Leverage is the simple answer. It is not uncommon for junior mining companies to experience huge gains very quickly as news of a discovery is made known to the public.
Before we talk more about leverage, let’s go over some facts.
1. In the mining world the majority of economic mineral deposits are found by the junior mining companies or individual prospectors.
Why? Because junior explorers are not slow-moving bureaucracies like many senior companies which makes them able to make fast decisions both in the boardroom and in the field and because of talent, motivation and dedication of their management team.
2. It is often said in the mining business that if an exploration geologist finds one mine he will likely find others.
Why? Because, with fewer than 5% of all exploration geologists ever making a discovery that leads to a mine in production, those select, gifted, explorers who find numerous mines, seem to have a sixth sense that moves them to succeed.
3. Most of the true leaders in mineral exploration are geologists that don’t necessarily fit into the corporate culture.
Why? Because they are men and women who like to walk outside, kick rocks, and sleep under the stars. They do not want to sit behind desks, stare at computer monitors and talk on the phone. The majority of geologists may have a firm grip on the theory of mineral exploration, yet they cannot take it to the next level to unravel Mother Nature’s secrets.
4. Juniors are managed by men and women who have had success working for both senior and other junior companies.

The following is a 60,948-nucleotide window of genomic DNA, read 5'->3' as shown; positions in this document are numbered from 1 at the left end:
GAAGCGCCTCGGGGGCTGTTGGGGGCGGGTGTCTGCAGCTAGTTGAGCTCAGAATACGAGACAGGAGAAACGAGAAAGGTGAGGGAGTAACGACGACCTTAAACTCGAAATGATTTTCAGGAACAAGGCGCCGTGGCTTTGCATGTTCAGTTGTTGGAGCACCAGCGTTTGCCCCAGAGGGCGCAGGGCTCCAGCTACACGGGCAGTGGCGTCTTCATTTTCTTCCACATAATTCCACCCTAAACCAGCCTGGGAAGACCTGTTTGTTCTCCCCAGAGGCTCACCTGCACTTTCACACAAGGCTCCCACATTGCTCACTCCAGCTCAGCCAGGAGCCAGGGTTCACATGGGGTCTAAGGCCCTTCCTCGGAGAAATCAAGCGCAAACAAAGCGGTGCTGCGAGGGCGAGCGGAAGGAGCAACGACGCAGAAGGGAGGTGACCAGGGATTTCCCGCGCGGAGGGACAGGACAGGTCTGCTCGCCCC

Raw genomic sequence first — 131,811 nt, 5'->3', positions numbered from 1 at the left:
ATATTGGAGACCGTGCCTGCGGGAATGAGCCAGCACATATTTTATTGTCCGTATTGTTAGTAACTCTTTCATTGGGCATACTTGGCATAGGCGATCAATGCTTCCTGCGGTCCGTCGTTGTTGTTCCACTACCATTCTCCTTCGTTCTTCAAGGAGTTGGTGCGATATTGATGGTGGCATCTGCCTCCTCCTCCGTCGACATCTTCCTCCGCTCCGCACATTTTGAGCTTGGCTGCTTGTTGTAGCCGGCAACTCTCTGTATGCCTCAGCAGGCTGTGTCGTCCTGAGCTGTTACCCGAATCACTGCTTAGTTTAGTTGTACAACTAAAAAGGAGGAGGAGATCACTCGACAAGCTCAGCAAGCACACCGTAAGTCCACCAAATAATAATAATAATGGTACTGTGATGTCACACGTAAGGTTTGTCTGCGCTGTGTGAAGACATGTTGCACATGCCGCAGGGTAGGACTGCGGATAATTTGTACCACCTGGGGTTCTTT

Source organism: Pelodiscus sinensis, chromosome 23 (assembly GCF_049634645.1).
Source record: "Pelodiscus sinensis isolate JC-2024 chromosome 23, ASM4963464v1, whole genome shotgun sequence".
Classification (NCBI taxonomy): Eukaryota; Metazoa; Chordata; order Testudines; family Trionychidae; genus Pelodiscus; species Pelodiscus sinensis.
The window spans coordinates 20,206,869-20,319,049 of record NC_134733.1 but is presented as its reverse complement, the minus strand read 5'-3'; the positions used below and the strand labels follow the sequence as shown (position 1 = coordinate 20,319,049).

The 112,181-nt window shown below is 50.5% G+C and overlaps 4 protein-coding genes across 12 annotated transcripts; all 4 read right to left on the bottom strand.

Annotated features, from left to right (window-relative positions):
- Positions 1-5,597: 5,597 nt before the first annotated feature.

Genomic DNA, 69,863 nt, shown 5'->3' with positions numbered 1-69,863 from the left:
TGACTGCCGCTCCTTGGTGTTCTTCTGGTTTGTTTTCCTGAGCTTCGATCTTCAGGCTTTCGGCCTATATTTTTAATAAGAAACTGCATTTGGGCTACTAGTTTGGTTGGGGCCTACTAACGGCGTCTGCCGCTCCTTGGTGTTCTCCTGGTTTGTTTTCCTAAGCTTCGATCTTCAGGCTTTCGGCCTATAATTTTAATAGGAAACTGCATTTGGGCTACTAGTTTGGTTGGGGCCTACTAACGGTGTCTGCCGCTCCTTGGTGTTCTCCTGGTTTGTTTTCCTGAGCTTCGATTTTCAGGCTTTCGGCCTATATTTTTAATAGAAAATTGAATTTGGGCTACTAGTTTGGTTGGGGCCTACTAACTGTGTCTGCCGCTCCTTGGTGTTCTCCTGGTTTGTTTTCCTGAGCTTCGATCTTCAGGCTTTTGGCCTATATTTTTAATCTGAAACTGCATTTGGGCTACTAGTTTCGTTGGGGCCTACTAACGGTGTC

Why? Because of the huge potential rewards that can come when a discovery is made. In a major mining company, a successful exploration geologist who made a significant discovery might get a pat on the back and a new credenza, if they’re lucky. As part of a junior mining company, the geologist who made that same discovery might get $10 million, $20 million, or a $100 million capital gain for their efforts.
In the life cycle of a mining share, it is the exploration phase that provides the biggest move (leverage) in share price. The best and brightest mine-finders of course know this and are highly motivated to search the world over to make a new discovery. When they do, the monetary rewards are substantial, for both the management team and its investors…
Richard Russell had this to say about the market in precious metals:
“I believe that fortunes will be made in the years ahead by those who are now establishing major positions in gold and gold shares. These primary moves last longer than anyone thinks possible…”
Any increase in the mineral prices not only focuses more attention on the sector, but also causes even more money to be spent on exploration thereby increasing the probability of finding new deposits. It also increases the value of any potential discovery through leverage. Mineral deposits are gauged by the net present value of future cash flow should the deposit be mined.
Say for example we find a million ounce deposit of gold and an engineering study suggests it could be mined over ten years at a cost of $600 an ounce, including capital. Let’s assume gold is at $1000 an ounce. At a 10% discount rate that deposit would be worth roughly $300 million. However, if the gold price were to increase to $1200 an ounce (a 20% increase) the value of the same gold deposit increases to $480 million (approx. 60%). That is over 300% leverage to the gold price (60/20). Imagine what a gold price at $1500 or $2000 an ounce would do!
The comments above & below are edited ([ ]) and abridged (…) excerpts from the original article by Luke Burgess
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